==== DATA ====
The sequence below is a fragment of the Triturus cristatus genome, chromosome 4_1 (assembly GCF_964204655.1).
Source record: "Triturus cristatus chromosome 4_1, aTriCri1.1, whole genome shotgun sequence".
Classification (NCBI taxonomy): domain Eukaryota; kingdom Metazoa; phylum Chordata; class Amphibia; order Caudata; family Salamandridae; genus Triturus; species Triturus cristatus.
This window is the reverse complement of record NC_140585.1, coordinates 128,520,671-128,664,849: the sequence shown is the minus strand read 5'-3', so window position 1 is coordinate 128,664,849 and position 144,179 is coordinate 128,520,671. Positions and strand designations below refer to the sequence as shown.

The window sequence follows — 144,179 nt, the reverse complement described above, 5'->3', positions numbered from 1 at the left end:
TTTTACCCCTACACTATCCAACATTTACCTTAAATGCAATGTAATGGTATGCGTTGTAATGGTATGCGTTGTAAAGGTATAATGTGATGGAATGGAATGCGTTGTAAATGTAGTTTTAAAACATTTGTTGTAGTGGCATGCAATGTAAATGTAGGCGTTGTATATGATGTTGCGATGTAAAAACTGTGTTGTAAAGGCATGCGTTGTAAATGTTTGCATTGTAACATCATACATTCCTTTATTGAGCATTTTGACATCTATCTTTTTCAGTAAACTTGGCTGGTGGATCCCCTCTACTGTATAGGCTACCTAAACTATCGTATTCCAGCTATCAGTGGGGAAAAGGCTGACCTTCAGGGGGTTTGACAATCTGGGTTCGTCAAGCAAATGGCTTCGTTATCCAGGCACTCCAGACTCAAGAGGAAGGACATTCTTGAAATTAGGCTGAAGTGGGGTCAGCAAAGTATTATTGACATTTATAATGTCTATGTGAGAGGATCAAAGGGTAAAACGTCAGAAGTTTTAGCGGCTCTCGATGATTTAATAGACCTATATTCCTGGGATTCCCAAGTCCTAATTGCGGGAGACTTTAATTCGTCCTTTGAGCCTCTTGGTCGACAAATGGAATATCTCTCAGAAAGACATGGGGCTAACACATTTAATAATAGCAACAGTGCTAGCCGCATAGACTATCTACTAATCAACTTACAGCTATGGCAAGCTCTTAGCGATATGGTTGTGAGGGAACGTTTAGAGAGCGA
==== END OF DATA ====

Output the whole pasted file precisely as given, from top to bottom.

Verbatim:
The sequence below is a fragment of the Triturus cristatus genome, chromosome 4_1 (assembly GCF_964204655.1).
Source record: "Triturus cristatus chromosome 4_1, aTriCri1.1, whole genome shotgun sequence".
Classification (NCBI taxonomy): domain Eukaryota; kingdom Metazoa; phylum Chordata; class Amphibia; order Caudata; family Salamandridae; genus Triturus; species Triturus cristatus.
This window is the reverse complement of record NC_140585.1, coordinates 128,520,671-128,664,849: the sequence shown is the minus strand read 5'-3', so window position 1 is coordinate 128,664,849 and position 144,179 is coordinate 128,520,671. Positions and strand designations below refer to the sequence as shown.

The window sequence follows — 144,179 nt, the reverse complement described above, 5'->3', positions numbered from 1 at the left end:
TTTTACCCCTACACTATCCAACATTTACCTTAAATGCAATGTAATGGTATGCGTTGTAATGGTATGCGTTGTAAAGGTATAATGTGATGGAATGGAATGCGTTGTAAATGTAGTTTTAAAACATTTGTTGTAGTGGCATGCAATGTAAATGTAGGCGTTGTATATGATGTTGCGATGTAAAAACTGTGTTGTAAAGGCATGCGTTGTAAATGTTTGCATTGTAACATCATACATTCCTTTATTGAGCATTTTGACATCTATCTTTTTCAGTAAACTTGGCTGGTGGATCCCCTCTACTGTATAGGCTACCTAAACTATCGTATTCCAGCTATCAGTGGGGAAAAGGCTGACCTTCAGGGGGTTTGACAATCTGGGTTCGTCAAGCAAATGGCTTCGTTATCCAGGCACTCCAGACTCAAGAGGAAGGACATTCTTGAAATTAGGCTGAAGTGGGGTCAGCAAAGTATTATTGACATTTATAATGTCTATGTGAGAGGATCAAAGGGTAAAACGTCAGAAGTTTTAGCGGCTCTCGATGATTTAATAGACCTATATTCCTGGGATTCCCAAGTCCTAATTGCGGGAGACTTTAATTCGTCCTTTGAGCCTCTTGGTCGACAAATGGAATATCTCTCAGAAAGACATGGGGCTAACACATTTAATAATAGCAACAGTGCTAGCCGCATAGACTATCTACTAATCAACTTACAGCTATGGCAAGCTCTTAGCGATATGGTTGTGAGGGAACGTTTAGAGAGCGA